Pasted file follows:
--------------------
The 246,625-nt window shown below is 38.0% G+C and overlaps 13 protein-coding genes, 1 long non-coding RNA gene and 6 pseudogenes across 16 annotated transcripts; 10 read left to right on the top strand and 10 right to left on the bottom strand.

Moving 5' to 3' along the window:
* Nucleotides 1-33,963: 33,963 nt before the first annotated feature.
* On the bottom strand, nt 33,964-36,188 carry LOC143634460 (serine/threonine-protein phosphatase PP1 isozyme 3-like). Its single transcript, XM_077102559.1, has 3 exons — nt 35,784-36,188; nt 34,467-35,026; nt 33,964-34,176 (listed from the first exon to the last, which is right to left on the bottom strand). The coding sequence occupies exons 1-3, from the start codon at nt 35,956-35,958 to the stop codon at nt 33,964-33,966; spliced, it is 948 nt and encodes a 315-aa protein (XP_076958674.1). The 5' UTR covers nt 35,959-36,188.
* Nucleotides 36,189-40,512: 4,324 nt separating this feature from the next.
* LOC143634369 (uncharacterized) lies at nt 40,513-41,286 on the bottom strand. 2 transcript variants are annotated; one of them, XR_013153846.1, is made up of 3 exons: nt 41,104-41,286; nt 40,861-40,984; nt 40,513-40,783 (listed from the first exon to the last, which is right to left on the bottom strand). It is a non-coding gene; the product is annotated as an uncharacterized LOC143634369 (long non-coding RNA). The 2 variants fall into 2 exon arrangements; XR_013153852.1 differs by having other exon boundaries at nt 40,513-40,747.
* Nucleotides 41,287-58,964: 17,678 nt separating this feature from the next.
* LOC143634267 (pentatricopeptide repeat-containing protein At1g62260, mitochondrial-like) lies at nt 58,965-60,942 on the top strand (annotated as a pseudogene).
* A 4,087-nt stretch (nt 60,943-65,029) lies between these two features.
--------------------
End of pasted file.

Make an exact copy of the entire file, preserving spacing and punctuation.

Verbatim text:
The 246,625-nt window shown below is 38.0% G+C and overlaps 13 protein-coding genes, 1 long non-coding RNA gene and 6 pseudogenes across 16 annotated transcripts; 10 read left to right on the top strand and 10 right to left on the bottom strand.

Moving 5' to 3' along the window:
* Nucleotides 1-33,963: 33,963 nt before the first annotated feature.
* On the bottom strand, nt 33,964-36,188 carry LOC143634460 (serine/threonine-protein phosphatase PP1 isozyme 3-like). Its single transcript, XM_077102559.1, has 3 exons — nt 35,784-36,188; nt 34,467-35,026; nt 33,964-34,176 (listed from the first exon to the last, which is right to left on the bottom strand). The coding sequence occupies exons 1-3, from the start codon at nt 35,956-35,958 to the stop codon at nt 33,964-33,966; spliced, it is 948 nt and encodes a 315-aa protein (XP_076958674.1). The 5' UTR covers nt 35,959-36,188.
* Nucleotides 36,189-40,512: 4,324 nt separating this feature from the next.
* LOC143634369 (uncharacterized) lies at nt 40,513-41,286 on the bottom strand. 2 transcript variants are annotated; one of them, XR_013153846.1, is made up of 3 exons: nt 41,104-41,286; nt 40,861-40,984; nt 40,513-40,783 (listed from the first exon to the last, which is right to left on the bottom strand). It is a non-coding gene; the product is annotated as an uncharacterized LOC143634369 (long non-coding RNA). The 2 variants fall into 2 exon arrangements; XR_013153852.1 differs by having other exon boundaries at nt 40,513-40,747.
* Nucleotides 41,287-58,964: 17,678 nt separating this feature from the next.
* LOC143634267 (pentatricopeptide repeat-containing protein At1g62260, mitochondrial-like) lies at nt 58,965-60,942 on the top strand (annotated as a pseudogene).
* A 4,087-nt stretch (nt 60,943-65,029) lies between these two features.